a poetry e-zine










Arielle LaBrea

The thinly veiled insults from my half
Spanish mother began in my single digits.
She hid her ethnicity behind the smattering
of freckles on her nose and her shoulders,
behind her Irish nose and pale skin, and
found moment after moment to not call me by
my given name, but by Gordita—her cute,
chubby girl. Her cherubic parasite that has
tried over and over to latch itself to her
hip, around the curve in her upper thigh.
I was always too heavy to sit on her lap,
too wide to sit in front of the television
with my legs crossed, too hungry too often.
There were forced swimming and tennis
lessons. There were pictures of me with a
half grin, her slender fingers barely
resting on my shoulder while she gazed at
my father—who would put up with her until
my teen years, until he too was discarded.

The grip

You would whisper in my five year old
ear, "If you get lost, I'm not going
to come looking for you" while we
walked hand in hand through Hershey
Park, while my father was in line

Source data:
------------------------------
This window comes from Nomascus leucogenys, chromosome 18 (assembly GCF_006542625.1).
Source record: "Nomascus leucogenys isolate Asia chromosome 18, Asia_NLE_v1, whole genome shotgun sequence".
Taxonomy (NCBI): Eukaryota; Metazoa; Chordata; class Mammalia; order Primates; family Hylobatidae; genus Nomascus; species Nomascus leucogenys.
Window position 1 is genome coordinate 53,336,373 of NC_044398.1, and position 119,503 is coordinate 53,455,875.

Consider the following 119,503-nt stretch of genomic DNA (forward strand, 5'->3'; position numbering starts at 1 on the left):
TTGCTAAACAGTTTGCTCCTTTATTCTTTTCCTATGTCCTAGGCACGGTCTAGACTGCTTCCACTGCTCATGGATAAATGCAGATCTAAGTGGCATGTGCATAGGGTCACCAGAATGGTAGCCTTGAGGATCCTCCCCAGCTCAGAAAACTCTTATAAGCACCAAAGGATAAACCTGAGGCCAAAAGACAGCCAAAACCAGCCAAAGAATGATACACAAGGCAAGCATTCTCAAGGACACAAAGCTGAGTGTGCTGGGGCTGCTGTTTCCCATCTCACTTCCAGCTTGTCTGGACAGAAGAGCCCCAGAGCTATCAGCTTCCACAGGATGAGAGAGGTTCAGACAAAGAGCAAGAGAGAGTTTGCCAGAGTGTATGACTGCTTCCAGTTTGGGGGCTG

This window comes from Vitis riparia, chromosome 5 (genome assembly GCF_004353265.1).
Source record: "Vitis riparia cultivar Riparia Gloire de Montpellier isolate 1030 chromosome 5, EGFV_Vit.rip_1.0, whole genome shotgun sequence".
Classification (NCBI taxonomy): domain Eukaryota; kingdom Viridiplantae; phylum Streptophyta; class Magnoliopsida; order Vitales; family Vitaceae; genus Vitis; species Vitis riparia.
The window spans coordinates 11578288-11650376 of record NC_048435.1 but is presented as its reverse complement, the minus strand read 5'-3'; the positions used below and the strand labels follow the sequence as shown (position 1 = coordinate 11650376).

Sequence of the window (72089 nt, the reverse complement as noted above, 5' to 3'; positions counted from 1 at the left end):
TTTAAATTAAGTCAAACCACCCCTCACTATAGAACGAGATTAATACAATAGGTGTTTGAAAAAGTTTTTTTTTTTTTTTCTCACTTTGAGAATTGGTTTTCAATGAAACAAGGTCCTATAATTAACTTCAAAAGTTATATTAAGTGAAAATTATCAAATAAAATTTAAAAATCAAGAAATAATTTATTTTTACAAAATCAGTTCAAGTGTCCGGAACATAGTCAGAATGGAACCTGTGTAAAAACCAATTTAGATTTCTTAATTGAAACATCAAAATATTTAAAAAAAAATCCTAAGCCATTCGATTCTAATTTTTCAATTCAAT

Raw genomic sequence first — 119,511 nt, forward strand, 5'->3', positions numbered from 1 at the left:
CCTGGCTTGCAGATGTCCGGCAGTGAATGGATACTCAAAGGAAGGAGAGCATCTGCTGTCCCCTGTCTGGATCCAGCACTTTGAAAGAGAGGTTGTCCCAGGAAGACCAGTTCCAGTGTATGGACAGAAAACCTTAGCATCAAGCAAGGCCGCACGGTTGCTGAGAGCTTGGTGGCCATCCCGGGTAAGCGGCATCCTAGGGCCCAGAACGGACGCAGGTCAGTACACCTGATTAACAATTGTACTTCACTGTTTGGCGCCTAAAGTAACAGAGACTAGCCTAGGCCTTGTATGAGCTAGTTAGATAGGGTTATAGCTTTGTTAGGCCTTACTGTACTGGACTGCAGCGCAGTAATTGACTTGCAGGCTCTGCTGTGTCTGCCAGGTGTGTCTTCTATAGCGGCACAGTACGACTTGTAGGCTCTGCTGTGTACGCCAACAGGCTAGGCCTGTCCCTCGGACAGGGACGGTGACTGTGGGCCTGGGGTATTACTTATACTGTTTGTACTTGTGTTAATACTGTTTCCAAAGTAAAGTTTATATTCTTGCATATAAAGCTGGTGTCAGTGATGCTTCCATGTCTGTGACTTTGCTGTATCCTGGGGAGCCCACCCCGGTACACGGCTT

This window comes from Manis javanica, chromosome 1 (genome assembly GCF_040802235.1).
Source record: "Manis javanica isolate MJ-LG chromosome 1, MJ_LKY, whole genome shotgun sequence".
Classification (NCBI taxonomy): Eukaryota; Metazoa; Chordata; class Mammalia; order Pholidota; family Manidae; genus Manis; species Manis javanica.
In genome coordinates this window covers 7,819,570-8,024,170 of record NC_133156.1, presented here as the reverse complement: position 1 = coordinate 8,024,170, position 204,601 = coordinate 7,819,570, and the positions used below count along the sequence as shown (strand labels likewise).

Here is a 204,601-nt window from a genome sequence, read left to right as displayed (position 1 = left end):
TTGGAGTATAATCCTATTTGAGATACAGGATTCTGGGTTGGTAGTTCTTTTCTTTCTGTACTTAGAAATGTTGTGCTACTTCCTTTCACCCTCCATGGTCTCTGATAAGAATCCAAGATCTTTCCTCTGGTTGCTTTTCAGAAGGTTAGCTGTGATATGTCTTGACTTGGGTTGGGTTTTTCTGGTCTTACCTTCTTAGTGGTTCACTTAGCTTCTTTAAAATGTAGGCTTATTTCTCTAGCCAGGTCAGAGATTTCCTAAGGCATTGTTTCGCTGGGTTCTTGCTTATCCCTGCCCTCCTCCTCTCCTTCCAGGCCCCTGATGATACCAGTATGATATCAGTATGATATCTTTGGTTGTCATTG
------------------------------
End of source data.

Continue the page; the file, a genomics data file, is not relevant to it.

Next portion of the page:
buying food for us. It was always a
tenuous grip—your perfectly manicured
fingers around my chubby digits. Your
threat of abandonment is the oldest in
my memory. I was the most disposable
of your creations, the dark haired,
blue eyed picture that resembled nothing
you ever wanted, or needed.

In the moment before the cut

You slipped your hand in my left pocket.
You rubbed your arm against mine to feel my skin.
You talked about how you hated everything.
You told me that I wore too much black eyeliner.
You said that you were out of cigarettes.
You used your other hand to shut off your cell phone.
You told me you wanted to drive to Baltimore, for no reason.
You slipped up, changed the plot, and diverted the conversation.
You talked about the force of blood from severed veins.
You left me with fragments of you, walked away, said nothing more.

Arielle LaBrea is the former editor in chief of Thick With Conviction, the author of the chapbook "Soft In The Middle", and is working on putting together a new online press/journal. She is a PA girl, born and bred. Her work has been in a few online publications like Work to a calm, Drown In My Own Fears, Scythe, and a few others.

Copyright 2017  Chantarelle's Notebook